By last fall my brother Chip and I were ready to toss our satphone into the water and make it a marlin teaser. For the last year we'd managed to get just one phone call out on our Globalstar handset, and like the many users who've encountered this problem, I was less than thrilled about the situation. Our crew spends a lot of days 100-plus miles offshore, and the satphone had been one of our key pieces of equipment, especially as a safety measure. Not being able to dial out (and still paying the bill every month) was just not fun.
Our satphone relationship wasn't always like this. In fact, the first few years were downright blissful. Back in 2003 my team was competing in a tournament when we caught a fish we knew had a shot at placing in the top five. We broke out the phone and called our families and friends to tell them to meet us at the docks to see it. By the time we got to the weigh-in, everyone was waiting for us. The fish was weighed, we won some money, and an impromptu celebration ensued. Thank you, satphone.
So what happened to the operator in the sky? And is it going to befall other satphone companies offering similar products and services? I decided to go to the providers and find out.
As you may have guessed, my first call was to Globalstar. The company's spokesperson, Dean Hirasawa, was quite candid about the state of the company's satellites, its service, and what has caused the connectivity issues over the last year.
Globalstar launched its first-generation Low Earth Orbiting (LEO) satellites back in 1998. These satellites, which circle about 878 miles above the Earth, were expected to have a lifespan of around seven and a half years before being taken out of service and placed into a "debris orbit," where they would burn up.
But, according to Hirasawa, the company's LEOs degraded more quickly than Globalstar had anticipated. As this happened, the performance of the S-band amplifier, which provides the downlink from satellite to the satphone (no downlink, no call), started to fail. The exact cause of the S-band amplifier failure is still unknown, but Globalstar believes it is a result of irradiation of the satellites in orbit. It should be noted that the company's one-way communication services, like the new SPOT messenger, which uses a different amplifier band called the L-band, is operating at 99 percent.
The resulting loss in working satellites—Globalstar has 40 of them—has made two-way services like the satphone spotty at best. The company launched eight spare satellites in 2007 to try to keep phone service stable. They should settle into their projected orbit this year and improve service.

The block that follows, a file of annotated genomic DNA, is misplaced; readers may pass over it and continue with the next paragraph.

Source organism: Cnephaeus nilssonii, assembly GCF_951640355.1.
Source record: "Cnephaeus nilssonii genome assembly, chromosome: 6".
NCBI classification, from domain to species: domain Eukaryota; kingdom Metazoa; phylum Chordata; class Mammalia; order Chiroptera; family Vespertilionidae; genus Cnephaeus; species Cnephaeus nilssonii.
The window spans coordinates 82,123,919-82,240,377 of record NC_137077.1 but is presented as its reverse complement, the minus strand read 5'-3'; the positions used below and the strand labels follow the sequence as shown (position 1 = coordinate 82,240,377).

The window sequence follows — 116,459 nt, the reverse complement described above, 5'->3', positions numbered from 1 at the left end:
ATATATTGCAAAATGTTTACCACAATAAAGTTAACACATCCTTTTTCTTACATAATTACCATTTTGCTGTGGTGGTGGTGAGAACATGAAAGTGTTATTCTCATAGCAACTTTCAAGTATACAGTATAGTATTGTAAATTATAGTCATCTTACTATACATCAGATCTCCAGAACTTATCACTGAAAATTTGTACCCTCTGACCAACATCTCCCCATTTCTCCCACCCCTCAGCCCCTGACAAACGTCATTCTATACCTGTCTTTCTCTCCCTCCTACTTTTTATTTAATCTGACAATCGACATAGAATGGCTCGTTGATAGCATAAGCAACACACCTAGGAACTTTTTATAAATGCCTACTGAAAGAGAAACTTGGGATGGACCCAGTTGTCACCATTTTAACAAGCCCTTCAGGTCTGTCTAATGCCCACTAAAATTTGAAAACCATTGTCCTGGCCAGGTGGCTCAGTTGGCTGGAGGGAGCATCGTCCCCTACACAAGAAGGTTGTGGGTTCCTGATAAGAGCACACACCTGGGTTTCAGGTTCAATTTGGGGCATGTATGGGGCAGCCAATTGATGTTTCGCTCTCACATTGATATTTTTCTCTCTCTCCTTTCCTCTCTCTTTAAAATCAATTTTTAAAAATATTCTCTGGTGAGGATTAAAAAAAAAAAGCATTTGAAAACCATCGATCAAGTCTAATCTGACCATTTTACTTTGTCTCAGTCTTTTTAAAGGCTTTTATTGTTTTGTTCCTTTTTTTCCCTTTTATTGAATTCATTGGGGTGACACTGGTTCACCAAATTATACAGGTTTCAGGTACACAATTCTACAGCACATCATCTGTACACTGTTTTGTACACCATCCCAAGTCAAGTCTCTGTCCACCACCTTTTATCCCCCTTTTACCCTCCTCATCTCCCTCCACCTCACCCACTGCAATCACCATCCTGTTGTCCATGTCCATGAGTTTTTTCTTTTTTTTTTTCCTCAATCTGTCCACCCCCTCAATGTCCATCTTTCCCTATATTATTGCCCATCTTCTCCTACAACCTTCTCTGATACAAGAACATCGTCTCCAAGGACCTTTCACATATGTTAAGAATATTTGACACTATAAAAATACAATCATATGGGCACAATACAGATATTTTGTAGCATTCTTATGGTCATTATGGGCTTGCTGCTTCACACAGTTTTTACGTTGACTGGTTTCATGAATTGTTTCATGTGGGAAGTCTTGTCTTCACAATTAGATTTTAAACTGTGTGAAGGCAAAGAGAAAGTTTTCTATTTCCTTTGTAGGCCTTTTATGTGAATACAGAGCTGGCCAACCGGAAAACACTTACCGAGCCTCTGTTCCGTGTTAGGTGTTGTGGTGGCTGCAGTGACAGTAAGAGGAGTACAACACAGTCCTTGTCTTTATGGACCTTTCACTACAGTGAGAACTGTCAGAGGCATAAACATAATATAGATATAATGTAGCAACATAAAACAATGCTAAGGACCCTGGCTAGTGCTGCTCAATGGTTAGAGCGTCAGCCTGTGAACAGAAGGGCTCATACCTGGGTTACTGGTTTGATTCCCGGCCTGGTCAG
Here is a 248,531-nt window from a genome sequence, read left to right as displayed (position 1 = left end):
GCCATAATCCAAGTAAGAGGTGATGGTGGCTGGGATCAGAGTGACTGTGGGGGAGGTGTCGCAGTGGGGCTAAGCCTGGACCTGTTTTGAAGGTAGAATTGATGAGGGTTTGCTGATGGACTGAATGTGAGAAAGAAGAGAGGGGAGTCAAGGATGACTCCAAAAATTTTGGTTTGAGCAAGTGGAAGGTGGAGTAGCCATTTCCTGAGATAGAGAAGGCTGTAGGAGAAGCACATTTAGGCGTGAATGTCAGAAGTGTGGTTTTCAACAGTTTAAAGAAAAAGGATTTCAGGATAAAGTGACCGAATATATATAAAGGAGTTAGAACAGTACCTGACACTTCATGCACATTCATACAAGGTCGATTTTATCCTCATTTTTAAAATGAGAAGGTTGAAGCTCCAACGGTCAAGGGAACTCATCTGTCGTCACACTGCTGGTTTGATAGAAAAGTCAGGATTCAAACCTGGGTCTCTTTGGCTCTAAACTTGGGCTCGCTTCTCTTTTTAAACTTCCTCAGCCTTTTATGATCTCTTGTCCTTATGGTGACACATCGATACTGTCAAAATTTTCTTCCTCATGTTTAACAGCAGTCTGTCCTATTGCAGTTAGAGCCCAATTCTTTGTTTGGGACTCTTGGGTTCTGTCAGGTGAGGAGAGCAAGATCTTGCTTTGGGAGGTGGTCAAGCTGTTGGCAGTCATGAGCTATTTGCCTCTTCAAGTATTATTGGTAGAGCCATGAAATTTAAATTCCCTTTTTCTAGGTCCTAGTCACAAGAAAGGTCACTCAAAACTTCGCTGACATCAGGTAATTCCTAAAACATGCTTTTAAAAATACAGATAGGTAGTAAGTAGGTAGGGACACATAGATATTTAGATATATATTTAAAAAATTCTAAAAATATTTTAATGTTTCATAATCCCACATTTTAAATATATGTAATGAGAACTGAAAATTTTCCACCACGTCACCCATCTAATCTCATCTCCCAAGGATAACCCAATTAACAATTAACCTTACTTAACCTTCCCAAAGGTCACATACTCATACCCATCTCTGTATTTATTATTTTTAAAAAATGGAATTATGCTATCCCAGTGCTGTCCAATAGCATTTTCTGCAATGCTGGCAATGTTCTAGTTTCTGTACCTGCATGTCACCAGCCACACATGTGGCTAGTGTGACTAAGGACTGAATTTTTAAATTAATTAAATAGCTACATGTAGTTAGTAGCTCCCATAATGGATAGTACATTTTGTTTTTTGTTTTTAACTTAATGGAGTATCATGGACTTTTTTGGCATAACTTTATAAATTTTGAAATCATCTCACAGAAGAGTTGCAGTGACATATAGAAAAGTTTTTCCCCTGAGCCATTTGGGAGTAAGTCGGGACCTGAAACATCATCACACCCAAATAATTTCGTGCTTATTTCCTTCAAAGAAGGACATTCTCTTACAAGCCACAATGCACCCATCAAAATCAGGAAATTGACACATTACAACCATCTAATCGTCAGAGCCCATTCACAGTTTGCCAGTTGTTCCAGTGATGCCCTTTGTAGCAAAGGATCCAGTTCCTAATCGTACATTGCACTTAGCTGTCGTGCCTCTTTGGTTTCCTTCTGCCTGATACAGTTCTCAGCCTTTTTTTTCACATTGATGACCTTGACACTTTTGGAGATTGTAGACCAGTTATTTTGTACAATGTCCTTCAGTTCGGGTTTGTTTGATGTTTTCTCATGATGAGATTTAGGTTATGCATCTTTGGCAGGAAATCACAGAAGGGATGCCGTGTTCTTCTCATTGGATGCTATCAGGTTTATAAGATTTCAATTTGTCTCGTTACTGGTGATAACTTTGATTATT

With this information, I then tried to see if service was any better than it was last fall. At presstime (early spring) Chip and I took out our phone and turned it on at the marina. Over the course of six hours, we managed to get an actual signal (an improvement) three out of four times. But what's going to happen 100 miles at sea? Hopefully the service will continue to get better after Globalstar builds an additional 48 satellites. They are expected to start launching in late 2009, and the full upgrades should be in place around spring 2010.
However, while we had some success that day at the marina, Hirasawa admitted that his company's products and services may not fit everyone's needs at this time. To help with its satphone connectivity, Globalstar has put an "optimum satellite availability tool" on its Web site. To access it, click on the logo for the tool on the bottom left of the screen and input your lat/lon. The optimum time for satellite service at those coordinates should be displayed. It's a good stop-gap measure (if you know where your lat/lon will be at a particular time) until the new satellites are up and should help ease the frustrations of boaters who can't seem to find a signal.
So what about other providers like Iridium and Inmarsat? After all, no company's satellites can orbit forever. According to Iridum, recurring problems, like the inability to acquire a signal and get a call out, are unlikely. Why? Because of the difference in how its satellite system operates. While Iridium uses LEO satellites like Globalstar, Iridium's LEOs transfer signals from satellite to satellite. (Globalstar uses ground stations to help move signals between satellites, where you're calling, and your phone.) Iridium's satellites pass from pole to pole in 100 minutes, so if you were making a call in the Sahara to your friend in New York, the signal would never touch the ground. It takes a section out of the connectivity chain (no terresterial link to pass through), which Iridium says makes it quite reliable.